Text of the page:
ing the most bloodthirsty execrations. Goeither as it is opened, or closed. Let us hope their malice, threw themselves down in the

ing home, many of them, in the frenzy of that the friendship of two such great nations dirt and rolled in it like dogs, yelping, as England and America will never be buried in those odious “ Tombs !”– Punch, 21 Dec. the lower orders of the canine species, to

wbining, and howling, after the manner of

which the Yahoo is nearly allied, being a THE IRISH YAHOOS.

creature between the mongrel and the

baboon.-Funch, 21 Dec. A GRAND meeting of Yahoog was held yesterday at the Pope's Head, for the pur

PATIENCE AND PREPARATION. pose of expressing joy and exultation at the prospect of the war which England is thought

“Let us be calm," say you, John Bright? likely to be involved in with America. The

Oh, yes, we will be calm ;
Chair was taken by the O'Donoghyahoo, one But that we may not have to fight,

We'll show that we can arm.
of the principal representatives of the Ya-
hoos in Parliament.

By meek submission to a blow The O'Donoghyahoo, on rising, was re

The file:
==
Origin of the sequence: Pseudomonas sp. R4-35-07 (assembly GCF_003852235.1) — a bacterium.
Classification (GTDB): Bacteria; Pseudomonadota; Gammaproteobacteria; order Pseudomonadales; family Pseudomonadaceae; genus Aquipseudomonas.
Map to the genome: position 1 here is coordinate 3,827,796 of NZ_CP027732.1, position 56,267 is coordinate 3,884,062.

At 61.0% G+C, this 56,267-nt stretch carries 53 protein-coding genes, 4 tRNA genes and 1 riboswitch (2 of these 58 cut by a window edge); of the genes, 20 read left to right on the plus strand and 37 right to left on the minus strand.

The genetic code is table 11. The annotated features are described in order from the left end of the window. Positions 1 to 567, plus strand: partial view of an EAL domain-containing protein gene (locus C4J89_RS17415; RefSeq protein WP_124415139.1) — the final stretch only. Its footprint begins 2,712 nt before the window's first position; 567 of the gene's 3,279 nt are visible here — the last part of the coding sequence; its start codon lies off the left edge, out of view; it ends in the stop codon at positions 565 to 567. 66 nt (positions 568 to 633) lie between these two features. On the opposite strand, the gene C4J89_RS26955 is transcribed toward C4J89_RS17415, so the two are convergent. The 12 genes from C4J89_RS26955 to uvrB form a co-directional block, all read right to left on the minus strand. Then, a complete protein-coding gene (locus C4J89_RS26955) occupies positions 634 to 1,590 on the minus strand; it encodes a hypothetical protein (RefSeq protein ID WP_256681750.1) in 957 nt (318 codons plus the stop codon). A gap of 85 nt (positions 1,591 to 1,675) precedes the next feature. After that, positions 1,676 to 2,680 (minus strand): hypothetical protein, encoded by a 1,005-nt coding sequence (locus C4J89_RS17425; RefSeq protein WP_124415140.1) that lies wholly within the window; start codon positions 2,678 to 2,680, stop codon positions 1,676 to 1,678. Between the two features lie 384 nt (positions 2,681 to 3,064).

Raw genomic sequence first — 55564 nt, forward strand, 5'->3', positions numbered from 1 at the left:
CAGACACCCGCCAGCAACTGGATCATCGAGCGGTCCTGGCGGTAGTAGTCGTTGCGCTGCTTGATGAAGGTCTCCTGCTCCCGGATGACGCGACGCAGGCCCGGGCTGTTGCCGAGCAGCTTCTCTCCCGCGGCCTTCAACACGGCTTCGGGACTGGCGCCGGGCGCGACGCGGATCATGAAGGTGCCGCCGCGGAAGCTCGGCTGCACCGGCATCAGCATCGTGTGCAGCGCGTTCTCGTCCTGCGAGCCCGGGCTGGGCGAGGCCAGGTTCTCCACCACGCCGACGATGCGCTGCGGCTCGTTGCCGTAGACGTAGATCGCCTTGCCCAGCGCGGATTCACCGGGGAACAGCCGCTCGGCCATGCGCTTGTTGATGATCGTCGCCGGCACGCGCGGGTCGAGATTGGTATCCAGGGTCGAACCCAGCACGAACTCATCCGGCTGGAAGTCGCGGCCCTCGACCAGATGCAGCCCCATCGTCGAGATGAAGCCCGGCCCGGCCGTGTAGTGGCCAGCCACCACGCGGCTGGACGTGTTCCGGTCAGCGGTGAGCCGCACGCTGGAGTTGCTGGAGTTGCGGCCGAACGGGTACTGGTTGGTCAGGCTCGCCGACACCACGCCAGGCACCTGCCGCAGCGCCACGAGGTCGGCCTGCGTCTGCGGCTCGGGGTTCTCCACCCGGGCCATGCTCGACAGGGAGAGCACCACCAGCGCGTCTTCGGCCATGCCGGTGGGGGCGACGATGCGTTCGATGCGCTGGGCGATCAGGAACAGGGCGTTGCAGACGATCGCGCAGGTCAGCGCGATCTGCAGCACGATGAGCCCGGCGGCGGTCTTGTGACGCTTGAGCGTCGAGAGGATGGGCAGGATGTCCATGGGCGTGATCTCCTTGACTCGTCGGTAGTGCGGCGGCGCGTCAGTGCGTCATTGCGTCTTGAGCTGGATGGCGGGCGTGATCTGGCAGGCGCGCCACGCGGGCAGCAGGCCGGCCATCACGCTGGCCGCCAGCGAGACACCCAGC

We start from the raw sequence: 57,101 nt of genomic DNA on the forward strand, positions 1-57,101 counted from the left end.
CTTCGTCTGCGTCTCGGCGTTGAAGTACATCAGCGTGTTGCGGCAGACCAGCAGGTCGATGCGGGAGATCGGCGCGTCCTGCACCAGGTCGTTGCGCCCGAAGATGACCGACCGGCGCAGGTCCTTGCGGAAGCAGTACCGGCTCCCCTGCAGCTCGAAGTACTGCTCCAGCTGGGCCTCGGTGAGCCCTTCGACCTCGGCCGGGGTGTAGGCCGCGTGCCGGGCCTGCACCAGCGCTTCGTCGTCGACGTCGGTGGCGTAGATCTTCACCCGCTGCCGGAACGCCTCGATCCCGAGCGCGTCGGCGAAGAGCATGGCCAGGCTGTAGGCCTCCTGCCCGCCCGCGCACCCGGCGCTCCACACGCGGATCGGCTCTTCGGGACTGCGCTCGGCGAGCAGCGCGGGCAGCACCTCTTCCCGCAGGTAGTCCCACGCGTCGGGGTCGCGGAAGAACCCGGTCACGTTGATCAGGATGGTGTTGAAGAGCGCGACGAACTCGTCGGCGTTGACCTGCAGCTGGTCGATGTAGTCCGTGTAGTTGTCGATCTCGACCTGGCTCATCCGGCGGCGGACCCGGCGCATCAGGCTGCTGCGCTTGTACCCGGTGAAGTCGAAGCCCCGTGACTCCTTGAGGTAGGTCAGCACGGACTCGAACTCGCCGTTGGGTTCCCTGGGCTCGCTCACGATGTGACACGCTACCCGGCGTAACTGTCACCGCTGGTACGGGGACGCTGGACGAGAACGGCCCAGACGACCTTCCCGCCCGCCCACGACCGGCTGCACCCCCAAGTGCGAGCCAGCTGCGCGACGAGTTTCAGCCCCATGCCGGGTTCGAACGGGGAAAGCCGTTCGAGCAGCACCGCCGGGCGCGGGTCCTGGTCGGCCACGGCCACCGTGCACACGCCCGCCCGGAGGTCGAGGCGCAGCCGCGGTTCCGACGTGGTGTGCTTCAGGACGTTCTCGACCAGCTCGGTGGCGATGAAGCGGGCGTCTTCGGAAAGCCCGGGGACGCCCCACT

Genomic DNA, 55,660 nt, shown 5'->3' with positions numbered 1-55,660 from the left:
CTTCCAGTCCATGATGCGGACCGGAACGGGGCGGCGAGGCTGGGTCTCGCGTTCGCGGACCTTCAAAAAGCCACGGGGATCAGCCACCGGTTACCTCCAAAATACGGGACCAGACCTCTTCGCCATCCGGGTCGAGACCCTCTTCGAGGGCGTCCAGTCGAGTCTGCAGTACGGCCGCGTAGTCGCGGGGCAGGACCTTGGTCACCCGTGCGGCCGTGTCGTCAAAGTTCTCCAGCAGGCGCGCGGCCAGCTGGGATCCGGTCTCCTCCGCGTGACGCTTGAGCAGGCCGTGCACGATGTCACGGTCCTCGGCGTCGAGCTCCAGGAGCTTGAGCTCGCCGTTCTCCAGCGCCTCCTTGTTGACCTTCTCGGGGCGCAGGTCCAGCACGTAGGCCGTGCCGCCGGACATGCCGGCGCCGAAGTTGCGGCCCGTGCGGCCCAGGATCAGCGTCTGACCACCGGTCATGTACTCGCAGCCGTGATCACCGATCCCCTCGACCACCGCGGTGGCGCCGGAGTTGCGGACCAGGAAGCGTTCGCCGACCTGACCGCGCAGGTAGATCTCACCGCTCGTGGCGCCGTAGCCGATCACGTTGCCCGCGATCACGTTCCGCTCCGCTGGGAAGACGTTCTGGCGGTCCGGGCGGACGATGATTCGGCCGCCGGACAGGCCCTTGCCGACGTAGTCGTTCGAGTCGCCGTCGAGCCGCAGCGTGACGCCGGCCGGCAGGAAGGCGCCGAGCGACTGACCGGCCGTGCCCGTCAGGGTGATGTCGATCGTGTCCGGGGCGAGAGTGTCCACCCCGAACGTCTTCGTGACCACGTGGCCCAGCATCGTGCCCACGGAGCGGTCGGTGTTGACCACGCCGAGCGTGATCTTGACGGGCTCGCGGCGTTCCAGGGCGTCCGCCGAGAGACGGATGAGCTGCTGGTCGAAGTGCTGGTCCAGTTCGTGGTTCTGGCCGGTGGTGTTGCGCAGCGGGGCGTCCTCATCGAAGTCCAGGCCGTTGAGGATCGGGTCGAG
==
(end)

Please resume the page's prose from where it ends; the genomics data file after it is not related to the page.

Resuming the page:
You make a bully brave; ceived with much grinning, gibbering, chat- But if a ready fist you show, tering, and other demonstrations of ap

Your pardon he will cravo. plause. When the noise had subsided, he began raving, and continued for nearly an

Yes, life is precious, useful gold,

Nor idly to be lost ; hour, pouring forth torrents of foul but al

But if we would our honor hold, most inarticulate abuse of the Saxon, as he

We must not count the cost. was understood, as well as his sputtering and slavering enabled him to be, to style the ob- We seek no quarrel : but, if war ject of his malignant invective, meaning

Be foully on us thrust,

Unnerved it shall not find is, nor England and the English. His discourse

With sword made blunt by rust. terminated with a succession of shrieks and yells resembling those of a hyæna impatient We wait their answer calmly, but for his carrion, and he sat down foaming at

With hand upon the hilt: the mouth. The conclusion of the honora- If they the gate of peace would shut,

Be theirs alone the guilt. ble Yahoo's address was hailed with frantic

-Punch, 21 Dec.